What Are Suppressor O-Rings, and How To Install Them
Suppressors have more parts than you might realize. You’re probably aware of some suppressor parts, including the metal tubular housing and internal baffles, but did you know there’s more? Specifically, suppressors have o-rings. There’s often some confusion regarding O-rings, so we’re going to explain what they are, how they work, and why they can benefit you.
What are O-Rings?
Generally, the O-ring of a suppressor is designed to help center a piston or seal sections of the suppressor to prevent fouling. Unlike on a car, which typically uses O-rings to keep fluids either in or out, suppressor O-rings are used more for secure placement and to cut down on how much fouling gets into specific parts. Think of the O-ring on your suppressor like an additional, somewhat shape-shifting part designed to make your suppressor perform at optimum levels, and cleaner ones, too.
Is a Suppressor O-ring different from regular O-Ring gaskets?
Suppressor O-rings are both similar and different from what might be considered a regular O-ring gasket. O-rings are regularly used on vehicles and for plumbing to prevent fluid from escaping an area, but with a suppressor, there’s no fluid involved. So while the name of the gaskets is the same, the purpose is different. The specific shape of the O-rings differs as well. Many O-rings for vehicles and plumbing purposes are circular rubber gaskets with a flat profile. Suppressor O-rings are circular and have a rounded profile (the material that forms the circle is rounded, or tubular, not flattened). This is due largely to the difference in function between the two types of O-rings.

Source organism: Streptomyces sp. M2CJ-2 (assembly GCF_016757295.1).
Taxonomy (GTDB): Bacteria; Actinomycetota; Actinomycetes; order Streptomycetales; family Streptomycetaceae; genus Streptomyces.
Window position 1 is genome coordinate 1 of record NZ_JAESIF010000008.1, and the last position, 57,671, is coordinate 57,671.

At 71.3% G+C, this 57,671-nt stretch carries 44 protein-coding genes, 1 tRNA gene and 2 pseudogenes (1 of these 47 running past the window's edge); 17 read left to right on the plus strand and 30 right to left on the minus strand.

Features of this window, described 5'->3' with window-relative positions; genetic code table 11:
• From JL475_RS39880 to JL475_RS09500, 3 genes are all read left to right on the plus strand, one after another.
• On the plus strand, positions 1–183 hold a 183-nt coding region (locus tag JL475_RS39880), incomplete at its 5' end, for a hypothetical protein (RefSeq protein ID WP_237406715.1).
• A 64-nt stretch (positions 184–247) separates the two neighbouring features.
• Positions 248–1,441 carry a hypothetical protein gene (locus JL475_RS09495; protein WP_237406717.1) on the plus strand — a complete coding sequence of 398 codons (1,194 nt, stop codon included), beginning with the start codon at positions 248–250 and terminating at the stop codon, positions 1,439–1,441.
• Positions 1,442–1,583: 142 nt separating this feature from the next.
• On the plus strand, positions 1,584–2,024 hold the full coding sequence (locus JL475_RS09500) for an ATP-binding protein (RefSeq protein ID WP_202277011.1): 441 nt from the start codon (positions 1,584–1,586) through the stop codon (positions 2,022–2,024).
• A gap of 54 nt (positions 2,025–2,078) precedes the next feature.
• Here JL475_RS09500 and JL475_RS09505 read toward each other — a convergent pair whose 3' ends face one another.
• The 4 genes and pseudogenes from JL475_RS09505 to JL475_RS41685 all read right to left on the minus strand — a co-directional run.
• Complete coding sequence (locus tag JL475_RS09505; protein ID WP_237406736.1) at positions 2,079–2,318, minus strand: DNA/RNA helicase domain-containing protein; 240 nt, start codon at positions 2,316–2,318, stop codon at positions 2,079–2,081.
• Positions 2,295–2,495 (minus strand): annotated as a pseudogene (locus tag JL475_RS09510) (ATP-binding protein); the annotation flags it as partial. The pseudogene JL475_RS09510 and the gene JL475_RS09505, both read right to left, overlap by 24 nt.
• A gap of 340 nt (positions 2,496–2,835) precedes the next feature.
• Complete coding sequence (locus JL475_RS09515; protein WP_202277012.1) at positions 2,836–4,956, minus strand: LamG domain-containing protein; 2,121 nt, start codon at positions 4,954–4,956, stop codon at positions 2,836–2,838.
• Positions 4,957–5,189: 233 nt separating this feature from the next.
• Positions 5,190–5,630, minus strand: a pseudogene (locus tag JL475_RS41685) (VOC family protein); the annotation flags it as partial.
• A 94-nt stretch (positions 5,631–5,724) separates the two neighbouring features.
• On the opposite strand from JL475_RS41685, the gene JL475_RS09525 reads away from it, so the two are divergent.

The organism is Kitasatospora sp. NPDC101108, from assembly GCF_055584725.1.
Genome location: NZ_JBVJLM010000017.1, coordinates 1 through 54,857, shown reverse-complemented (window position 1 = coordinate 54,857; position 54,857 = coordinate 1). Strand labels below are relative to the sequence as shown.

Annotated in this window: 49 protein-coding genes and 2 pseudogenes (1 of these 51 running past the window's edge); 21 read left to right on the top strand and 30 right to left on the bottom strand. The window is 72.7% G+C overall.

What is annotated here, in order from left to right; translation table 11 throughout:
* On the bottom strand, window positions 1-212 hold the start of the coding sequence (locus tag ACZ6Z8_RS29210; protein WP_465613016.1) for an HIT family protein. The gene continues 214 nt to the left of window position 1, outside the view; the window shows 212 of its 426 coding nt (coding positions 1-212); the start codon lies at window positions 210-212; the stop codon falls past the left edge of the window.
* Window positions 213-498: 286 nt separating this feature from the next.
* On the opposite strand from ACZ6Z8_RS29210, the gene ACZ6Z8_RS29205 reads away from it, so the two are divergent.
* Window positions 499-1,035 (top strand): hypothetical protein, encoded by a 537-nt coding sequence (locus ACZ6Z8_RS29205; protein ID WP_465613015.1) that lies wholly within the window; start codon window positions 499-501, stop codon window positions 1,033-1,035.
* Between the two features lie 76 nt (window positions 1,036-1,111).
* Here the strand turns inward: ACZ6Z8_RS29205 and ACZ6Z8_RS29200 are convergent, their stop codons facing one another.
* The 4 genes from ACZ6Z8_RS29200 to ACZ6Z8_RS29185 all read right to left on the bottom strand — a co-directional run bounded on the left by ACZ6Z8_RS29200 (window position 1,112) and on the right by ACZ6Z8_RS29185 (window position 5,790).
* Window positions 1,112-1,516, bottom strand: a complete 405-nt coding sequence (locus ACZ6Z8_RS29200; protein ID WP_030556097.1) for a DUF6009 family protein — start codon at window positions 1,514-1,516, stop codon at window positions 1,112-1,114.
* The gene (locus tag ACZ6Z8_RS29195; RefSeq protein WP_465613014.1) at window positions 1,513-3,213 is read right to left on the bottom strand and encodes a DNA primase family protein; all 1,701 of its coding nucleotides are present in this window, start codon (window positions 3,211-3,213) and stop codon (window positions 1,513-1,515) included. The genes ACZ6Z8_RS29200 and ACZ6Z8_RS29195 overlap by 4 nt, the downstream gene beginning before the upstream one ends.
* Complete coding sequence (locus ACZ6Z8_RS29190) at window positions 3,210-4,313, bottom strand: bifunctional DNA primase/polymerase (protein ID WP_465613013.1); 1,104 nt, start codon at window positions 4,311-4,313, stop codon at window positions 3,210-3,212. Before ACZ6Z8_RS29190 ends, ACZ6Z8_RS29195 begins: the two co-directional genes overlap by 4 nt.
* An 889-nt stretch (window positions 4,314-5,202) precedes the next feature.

What are suppressor O-Rings made of?
The O-rings used for suppressors are made from different materials depending on the manufacturer and quality. Some are made using Viton, a fluoroelastomer that’s commonly used in the aerospace industry thanks to its ability to retain its shape and maintain a good seal when exposed to high temperatures. Others are made from silicone which is preferred by some. Silicone used for O-rings is generally made from silicon atoms and oxygen atoms, making it a more heat resistant, elastomer than some compositions. There are manufacturers who favor silicone for its ability to withstand a wide range of temperatures.
Which is better? Viton has become a bit of a broad descriptor for fluoroelastomer rubbers in general although it’s actually a brand name. It has the benefit of being designed to keep sealed when exposed to a great deal of heat. Viton is resistant to heat and chemical exposure which can translate to a longer life and the ability to stay in place better if and when it comes in contact with gun lubes and oils. As for silicone, it’s certainly a well-known and respected material that’s impressively flame retardant.
What does an O-ring do in a suppressor?